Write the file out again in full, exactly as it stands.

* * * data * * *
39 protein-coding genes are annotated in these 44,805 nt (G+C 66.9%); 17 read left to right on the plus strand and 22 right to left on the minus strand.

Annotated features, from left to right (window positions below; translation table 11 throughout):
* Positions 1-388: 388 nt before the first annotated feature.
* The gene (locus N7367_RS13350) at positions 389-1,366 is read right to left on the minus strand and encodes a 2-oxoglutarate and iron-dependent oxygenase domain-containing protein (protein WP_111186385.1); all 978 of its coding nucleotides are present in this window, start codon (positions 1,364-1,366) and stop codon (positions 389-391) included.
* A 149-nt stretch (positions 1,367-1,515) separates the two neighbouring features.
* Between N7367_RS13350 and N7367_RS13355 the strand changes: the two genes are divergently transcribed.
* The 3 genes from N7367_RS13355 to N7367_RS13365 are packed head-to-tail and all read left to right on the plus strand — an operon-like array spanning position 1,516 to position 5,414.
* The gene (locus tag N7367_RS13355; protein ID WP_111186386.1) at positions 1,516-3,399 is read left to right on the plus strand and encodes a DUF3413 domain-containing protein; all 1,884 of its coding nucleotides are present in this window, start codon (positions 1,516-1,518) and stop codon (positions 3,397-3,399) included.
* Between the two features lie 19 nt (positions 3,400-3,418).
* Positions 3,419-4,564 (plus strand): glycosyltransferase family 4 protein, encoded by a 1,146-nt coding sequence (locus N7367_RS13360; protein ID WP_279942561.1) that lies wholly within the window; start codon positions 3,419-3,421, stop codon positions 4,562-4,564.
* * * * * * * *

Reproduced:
39 protein-coding genes are annotated in these 44,805 nt (G+C 66.9%); 17 read left to right on the plus strand and 22 right to left on the minus strand.

Annotated features, from left to right (window positions below; translation table 11 throughout):
* Positions 1-388: 388 nt before the first annotated feature.
* The gene (locus N7367_RS13350) at positions 389-1,366 is read right to left on the minus strand and encodes a 2-oxoglutarate and iron-dependent oxygenase domain-containing protein (protein WP_111186385.1); all 978 of its coding nucleotides are present in this window, start codon (positions 1,364-1,366) and stop codon (positions 389-391) included.
* A 149-nt stretch (positions 1,367-1,515) separates the two neighbouring features.
* Between N7367_RS13350 and N7367_RS13355 the strand changes: the two genes are divergently transcribed.
* The 3 genes from N7367_RS13355 to N7367_RS13365 are packed head-to-tail and all read left to right on the plus strand — an operon-like array spanning position 1,516 to position 5,414.
* The gene (locus tag N7367_RS13355; protein ID WP_111186386.1) at positions 1,516-3,399 is read left to right on the plus strand and encodes a DUF3413 domain-containing protein; all 1,884 of its coding nucleotides are present in this window, start codon (positions 1,516-1,518) and stop codon (positions 3,397-3,399) included.
* Between the two features lie 19 nt (positions 3,400-3,418).
* Positions 3,419-4,564 (plus strand): glycosyltransferase family 4 protein, encoded by a 1,146-nt coding sequence (locus N7367_RS13360; protein ID WP_279942561.1) that lies wholly within the window; start codon positions 3,419-3,421, stop codon positions 4,562-4,564.